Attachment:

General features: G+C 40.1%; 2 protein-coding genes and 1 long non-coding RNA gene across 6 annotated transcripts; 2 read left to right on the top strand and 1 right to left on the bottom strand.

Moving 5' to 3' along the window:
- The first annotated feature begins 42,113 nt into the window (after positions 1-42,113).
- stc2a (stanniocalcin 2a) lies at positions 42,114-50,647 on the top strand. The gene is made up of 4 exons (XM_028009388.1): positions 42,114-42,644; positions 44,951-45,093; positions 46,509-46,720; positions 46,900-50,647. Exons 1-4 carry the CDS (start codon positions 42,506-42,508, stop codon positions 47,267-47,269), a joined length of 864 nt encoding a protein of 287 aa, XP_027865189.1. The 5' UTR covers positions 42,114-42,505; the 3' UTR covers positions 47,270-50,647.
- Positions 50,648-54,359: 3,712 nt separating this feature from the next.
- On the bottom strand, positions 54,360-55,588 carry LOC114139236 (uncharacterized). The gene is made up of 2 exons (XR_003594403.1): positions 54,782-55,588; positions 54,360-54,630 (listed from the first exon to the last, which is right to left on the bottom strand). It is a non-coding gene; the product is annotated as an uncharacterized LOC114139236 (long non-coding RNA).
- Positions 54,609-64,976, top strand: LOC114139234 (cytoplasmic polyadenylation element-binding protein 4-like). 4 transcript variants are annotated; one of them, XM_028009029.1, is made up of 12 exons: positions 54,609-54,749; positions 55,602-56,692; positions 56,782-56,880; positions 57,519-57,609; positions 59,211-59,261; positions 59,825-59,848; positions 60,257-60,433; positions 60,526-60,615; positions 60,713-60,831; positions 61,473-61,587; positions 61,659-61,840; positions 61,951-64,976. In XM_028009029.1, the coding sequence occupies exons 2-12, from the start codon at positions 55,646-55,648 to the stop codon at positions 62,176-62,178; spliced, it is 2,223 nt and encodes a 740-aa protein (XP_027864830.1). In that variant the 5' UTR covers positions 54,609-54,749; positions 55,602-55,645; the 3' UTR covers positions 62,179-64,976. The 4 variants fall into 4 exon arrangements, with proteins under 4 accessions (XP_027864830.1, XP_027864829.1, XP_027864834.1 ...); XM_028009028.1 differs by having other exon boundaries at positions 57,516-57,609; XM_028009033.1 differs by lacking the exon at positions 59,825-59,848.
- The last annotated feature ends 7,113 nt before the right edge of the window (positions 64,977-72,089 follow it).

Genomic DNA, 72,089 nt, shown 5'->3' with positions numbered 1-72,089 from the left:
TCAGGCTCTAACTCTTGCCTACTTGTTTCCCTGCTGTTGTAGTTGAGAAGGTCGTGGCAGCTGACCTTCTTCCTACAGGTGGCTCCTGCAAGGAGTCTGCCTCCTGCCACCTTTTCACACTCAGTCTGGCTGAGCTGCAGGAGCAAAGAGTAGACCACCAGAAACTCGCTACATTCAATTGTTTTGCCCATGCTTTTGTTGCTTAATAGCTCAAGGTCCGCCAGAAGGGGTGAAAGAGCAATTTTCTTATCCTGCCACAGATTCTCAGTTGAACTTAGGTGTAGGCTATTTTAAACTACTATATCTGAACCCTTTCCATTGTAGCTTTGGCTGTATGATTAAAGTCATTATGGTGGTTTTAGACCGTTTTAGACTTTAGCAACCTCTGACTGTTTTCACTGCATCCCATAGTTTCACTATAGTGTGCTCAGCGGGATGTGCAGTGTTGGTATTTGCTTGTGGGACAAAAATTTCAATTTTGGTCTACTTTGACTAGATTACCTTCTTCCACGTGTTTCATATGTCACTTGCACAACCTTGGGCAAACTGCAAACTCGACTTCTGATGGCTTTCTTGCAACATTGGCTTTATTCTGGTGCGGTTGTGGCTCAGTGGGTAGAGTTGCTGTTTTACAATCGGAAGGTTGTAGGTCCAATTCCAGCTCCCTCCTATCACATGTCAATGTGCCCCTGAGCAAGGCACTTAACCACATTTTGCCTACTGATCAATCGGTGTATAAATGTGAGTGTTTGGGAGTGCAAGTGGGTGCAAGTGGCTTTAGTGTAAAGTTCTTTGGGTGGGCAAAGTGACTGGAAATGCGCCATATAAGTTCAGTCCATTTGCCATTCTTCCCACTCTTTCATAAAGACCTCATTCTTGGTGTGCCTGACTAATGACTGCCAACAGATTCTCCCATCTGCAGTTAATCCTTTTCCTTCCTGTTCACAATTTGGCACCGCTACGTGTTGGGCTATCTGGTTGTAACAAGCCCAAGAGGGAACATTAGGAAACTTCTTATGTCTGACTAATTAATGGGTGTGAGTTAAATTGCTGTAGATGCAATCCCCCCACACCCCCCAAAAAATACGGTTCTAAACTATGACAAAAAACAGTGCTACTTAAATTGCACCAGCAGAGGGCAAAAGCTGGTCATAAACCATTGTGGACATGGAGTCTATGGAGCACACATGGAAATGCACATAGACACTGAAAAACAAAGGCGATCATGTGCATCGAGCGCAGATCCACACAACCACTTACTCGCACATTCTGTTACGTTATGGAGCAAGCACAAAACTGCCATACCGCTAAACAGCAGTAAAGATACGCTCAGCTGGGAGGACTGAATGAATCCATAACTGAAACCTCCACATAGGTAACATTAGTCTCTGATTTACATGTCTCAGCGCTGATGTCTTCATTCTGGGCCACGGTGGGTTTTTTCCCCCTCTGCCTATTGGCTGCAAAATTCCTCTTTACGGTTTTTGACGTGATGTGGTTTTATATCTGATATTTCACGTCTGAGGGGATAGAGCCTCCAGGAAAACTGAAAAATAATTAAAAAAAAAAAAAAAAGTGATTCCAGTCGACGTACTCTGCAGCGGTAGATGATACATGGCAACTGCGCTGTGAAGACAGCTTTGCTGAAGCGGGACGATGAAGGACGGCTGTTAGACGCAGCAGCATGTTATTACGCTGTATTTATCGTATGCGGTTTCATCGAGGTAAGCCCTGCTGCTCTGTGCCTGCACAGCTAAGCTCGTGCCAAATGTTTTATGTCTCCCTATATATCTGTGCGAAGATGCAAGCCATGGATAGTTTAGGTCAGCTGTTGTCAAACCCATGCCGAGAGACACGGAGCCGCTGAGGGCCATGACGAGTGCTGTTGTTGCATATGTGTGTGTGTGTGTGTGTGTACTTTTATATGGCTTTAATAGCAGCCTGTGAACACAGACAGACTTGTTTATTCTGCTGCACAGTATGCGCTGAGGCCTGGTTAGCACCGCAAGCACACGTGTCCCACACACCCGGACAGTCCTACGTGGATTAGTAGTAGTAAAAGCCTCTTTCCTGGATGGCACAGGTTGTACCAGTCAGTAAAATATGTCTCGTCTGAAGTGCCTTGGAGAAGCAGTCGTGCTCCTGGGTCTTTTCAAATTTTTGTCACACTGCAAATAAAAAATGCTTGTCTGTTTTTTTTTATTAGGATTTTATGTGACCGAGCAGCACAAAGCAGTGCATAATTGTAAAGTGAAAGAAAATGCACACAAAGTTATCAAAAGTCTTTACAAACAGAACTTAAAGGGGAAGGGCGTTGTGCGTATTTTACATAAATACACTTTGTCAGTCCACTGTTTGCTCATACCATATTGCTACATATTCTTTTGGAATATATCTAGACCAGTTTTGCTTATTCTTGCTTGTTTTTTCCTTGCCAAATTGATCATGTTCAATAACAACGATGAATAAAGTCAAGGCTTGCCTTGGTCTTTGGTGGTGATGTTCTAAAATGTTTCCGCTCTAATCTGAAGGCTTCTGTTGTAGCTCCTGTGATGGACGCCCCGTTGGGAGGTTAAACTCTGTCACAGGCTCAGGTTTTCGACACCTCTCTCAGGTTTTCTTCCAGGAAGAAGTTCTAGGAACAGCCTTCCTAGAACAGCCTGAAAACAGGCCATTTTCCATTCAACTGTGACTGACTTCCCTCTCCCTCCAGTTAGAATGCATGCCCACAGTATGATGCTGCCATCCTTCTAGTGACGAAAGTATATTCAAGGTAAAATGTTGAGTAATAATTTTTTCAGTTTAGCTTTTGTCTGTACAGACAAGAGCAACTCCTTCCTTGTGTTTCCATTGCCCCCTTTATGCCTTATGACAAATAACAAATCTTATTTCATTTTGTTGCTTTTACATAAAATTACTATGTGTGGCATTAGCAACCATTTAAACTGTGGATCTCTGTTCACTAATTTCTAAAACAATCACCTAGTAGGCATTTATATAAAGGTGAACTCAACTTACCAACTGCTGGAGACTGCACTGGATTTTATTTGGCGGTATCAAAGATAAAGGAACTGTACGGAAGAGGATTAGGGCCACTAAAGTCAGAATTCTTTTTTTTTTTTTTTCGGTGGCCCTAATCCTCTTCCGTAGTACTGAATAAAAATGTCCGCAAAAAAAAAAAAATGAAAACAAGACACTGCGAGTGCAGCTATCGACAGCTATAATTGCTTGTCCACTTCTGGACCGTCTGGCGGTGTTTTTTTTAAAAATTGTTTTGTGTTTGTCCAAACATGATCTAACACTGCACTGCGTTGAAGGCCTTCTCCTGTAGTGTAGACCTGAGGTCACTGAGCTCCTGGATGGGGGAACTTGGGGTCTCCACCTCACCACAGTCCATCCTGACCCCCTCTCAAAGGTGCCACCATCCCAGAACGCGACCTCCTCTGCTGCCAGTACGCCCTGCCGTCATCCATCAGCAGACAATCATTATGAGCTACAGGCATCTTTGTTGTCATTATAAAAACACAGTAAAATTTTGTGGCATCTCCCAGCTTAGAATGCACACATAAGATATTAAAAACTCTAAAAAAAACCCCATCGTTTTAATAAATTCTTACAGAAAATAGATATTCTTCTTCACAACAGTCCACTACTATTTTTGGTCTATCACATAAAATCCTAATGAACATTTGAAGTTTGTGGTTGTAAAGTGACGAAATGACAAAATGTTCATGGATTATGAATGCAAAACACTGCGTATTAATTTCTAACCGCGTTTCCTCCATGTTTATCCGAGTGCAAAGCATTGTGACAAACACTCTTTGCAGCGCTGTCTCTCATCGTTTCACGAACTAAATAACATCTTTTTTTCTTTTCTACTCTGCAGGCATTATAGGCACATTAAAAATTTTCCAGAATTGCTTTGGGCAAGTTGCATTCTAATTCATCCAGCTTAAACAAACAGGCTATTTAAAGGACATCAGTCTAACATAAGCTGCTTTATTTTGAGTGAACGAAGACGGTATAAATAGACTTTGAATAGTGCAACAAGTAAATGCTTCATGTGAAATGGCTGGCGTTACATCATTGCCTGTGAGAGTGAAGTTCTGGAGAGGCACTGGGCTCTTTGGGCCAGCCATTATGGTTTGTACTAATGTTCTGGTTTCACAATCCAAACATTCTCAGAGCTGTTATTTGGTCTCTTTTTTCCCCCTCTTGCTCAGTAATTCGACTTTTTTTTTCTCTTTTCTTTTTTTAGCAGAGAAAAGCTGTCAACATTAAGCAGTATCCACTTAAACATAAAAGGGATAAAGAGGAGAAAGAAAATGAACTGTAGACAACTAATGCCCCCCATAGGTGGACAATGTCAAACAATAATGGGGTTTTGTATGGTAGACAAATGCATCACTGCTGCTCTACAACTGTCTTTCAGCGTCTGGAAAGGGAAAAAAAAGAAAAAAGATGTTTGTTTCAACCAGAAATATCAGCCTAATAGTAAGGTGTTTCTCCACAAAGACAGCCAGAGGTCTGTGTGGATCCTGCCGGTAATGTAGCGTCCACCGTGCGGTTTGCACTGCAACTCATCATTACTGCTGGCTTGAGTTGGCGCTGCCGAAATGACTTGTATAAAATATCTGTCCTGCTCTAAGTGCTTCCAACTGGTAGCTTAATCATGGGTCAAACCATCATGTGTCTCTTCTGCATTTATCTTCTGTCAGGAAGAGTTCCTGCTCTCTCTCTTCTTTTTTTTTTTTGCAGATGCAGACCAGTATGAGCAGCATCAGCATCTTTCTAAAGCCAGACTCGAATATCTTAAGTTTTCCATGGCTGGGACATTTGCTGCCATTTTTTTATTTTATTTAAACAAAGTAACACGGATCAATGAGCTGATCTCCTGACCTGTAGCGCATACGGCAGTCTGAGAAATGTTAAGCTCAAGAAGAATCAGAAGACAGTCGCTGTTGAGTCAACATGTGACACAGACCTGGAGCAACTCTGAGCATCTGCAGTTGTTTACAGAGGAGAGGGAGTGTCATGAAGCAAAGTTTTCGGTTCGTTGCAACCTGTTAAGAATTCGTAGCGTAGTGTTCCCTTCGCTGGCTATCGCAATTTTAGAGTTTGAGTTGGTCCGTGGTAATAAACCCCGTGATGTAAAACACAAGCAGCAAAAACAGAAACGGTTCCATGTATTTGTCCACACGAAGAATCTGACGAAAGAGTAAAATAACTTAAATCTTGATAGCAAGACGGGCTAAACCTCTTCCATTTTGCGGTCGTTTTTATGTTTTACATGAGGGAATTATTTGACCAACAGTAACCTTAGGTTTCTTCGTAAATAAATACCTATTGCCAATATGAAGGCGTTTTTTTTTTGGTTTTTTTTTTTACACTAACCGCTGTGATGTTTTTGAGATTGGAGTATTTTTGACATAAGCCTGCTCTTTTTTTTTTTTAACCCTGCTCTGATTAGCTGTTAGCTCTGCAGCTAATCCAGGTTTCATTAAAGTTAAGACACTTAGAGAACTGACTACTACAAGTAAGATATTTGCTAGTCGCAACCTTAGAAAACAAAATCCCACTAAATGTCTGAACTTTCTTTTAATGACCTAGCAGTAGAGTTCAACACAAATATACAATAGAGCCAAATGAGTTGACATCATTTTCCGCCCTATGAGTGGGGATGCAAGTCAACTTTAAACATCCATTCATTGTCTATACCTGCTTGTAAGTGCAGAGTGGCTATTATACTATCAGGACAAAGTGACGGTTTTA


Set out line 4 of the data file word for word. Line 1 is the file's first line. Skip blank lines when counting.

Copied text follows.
- stc2a (stanniocalcin 2a) lies at positions 42,114-50,647 on the top strand. The gene is made up of 4 exons (XM_028009388.1): positions 42,114-42,644; positions 44,951-45,093; positions 46,509-46,720; positions 46,900-50,647. Exons 1-4 carry the CDS (start codon positions 42,506-42,508, stop codon positions 47,267-47,269), a joined length of 864 nt encoding a protein of 287 aa, XP_027865189.1. The 5' UTR covers positions 42,114-42,505; the 3' UTR covers positions 47,270-50,647.